All About PFDS
DESCRIPTIVE TYPES OF PERSONAL FLOTATION DEVICES (PFDs) A TYPE I PFD, or OFFSHORE LIFE JACKET provides the most buoyancy. It is effective for all waters, especially open, rough, or remote waters where rescue may be delayed. It is designed to turn most unconscious wearers in the water to a face-up position. The TYPE I comes in two sizes: Adult size provides at least 22 pounds of buoyancy, the child size, 11 pounds, minimum. A TYPE II PFD, NEAR-SHORE BUOYANT VEST is intended for calm, inland water or where there is a good chance of quick rescue. This type will turn some unconscious wearers to a face-up position. The turning action is not as pronounced nor as effective as a TYPE I. An adult size provides at least 15.5 pounds buoyancy, a medium child size provides 11 pounds. Infant and small child sizes each provide at least 7 pounds buoyancy. A TYPE III PFD, or FLOTATION AID is good for calm, inland water, or where there is a good chance of quick rescue. It is designed so that wearers can put themselves in a face-up position in the water. The wearer may have to tilt their head back to avoid turning face down. TYPE III has the same minimum buoyancy as a TYPE II PFD. Float coats, fishing vests, and vests designed for various water sports are examples. A TYPE IV PFD, or THROWABLE DEVICE is intended for calm, inland water with heavy boat traffic, where help is always present. It is designed to be thrown to a person in the water and grasped and held by the user until rescued. It is not designed to be worn. Type IV devices include buoyant cushions, ring buoys, and horseshoe buoys. A TYPE V PFD, or SPECIAL USE DEVICE is intended for specific activities and may be carried instead of another PFD only if used according to the approval condition on the label. Some Type V devices provide hypothermia protection. Varieties include deck suits, work vests, board sailing vests, and Hybrid PFDs. A TYPE V HYBRID INFLATABLE PFD is the least bulky. It contains a small amount of inherent buoyancy and an inflatable chamber and must be worn when underway to be acceptable.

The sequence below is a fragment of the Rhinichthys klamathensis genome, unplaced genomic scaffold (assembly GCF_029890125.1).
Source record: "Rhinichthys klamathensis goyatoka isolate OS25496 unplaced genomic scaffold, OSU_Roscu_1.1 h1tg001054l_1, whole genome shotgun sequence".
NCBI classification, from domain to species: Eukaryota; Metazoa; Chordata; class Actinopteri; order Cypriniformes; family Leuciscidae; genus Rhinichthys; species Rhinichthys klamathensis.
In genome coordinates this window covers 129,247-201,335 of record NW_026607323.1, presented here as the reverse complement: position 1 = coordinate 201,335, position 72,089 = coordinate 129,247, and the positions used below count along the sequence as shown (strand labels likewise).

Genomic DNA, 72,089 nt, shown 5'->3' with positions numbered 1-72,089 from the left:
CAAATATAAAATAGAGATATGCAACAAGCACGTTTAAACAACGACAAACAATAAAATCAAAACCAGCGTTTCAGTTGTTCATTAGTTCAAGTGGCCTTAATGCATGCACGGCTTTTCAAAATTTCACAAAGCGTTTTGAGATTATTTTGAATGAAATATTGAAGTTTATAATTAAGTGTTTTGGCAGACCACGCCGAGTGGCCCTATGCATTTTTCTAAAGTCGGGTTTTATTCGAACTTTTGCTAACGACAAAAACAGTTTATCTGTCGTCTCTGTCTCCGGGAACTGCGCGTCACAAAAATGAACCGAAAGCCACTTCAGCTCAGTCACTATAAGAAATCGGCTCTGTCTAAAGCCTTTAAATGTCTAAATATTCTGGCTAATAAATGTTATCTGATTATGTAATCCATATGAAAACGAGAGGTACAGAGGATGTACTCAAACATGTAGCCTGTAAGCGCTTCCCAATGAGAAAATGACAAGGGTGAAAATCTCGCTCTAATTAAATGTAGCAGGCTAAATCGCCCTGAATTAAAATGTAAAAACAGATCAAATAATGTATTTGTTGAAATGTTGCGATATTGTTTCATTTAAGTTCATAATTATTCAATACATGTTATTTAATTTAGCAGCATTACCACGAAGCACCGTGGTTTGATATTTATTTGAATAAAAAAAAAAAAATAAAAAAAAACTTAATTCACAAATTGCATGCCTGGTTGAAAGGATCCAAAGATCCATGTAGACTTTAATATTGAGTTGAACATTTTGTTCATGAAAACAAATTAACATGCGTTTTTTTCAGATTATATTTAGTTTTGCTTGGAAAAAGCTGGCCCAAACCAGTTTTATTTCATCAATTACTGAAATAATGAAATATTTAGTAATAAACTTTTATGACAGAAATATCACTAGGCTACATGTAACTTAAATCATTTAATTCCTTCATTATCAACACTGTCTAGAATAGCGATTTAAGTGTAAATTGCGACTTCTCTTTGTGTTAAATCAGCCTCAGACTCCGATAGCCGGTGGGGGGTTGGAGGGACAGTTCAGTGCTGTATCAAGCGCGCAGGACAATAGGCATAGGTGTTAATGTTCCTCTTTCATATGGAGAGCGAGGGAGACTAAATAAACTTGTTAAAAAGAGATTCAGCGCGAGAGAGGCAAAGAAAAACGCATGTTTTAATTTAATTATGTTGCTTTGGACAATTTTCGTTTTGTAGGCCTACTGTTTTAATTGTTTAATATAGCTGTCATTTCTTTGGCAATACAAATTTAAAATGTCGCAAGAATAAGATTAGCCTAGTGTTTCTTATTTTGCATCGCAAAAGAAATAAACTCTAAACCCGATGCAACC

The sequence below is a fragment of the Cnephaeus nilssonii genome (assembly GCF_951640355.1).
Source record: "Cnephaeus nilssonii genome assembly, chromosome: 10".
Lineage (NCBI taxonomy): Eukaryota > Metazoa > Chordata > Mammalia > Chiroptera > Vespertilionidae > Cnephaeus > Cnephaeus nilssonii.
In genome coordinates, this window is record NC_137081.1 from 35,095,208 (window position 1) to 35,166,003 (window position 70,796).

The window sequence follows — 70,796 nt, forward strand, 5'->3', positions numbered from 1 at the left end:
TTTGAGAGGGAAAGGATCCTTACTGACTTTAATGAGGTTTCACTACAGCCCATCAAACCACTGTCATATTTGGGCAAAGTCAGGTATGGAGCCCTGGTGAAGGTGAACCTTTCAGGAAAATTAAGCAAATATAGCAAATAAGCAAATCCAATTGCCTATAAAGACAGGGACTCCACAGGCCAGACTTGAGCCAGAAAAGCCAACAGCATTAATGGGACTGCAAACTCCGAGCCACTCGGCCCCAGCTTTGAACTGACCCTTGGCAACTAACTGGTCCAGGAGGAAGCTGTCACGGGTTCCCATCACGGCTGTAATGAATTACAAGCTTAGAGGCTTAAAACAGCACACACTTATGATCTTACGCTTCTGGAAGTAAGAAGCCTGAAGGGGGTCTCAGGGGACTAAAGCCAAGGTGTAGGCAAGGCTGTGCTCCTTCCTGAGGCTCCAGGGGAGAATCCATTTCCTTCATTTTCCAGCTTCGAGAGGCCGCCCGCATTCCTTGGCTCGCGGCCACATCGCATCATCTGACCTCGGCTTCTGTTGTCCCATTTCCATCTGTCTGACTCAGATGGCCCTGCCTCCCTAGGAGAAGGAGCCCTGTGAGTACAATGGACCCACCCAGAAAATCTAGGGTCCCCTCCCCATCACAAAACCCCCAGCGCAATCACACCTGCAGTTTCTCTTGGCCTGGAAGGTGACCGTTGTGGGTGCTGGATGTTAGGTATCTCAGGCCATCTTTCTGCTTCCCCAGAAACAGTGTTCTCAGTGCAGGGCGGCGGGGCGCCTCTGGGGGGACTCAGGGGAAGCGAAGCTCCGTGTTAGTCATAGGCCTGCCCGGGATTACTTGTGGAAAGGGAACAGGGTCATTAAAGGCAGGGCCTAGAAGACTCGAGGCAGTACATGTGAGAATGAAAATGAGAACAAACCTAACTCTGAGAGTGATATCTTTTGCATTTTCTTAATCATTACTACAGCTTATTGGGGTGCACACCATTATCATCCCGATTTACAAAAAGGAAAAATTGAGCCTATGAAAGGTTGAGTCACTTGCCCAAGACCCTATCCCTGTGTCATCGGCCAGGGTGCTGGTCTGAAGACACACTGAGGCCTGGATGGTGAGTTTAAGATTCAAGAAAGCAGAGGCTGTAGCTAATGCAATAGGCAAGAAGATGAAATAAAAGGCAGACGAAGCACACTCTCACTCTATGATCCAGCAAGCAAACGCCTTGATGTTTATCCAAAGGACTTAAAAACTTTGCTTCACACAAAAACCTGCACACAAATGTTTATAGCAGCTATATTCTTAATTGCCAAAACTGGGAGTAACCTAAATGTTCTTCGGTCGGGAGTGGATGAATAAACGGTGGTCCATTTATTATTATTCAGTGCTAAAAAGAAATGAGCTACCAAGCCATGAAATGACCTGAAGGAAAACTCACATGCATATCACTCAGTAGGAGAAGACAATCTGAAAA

Back to Required Stuff
Back to The Home Page
Copyright ©1998/2007 Nautical Know How, Inc.
Sponsored by International Marine Educators, Inc.
Web Site Administrator: Moonraker Productions - email: firstname.lastname@example.org
12 July, 1999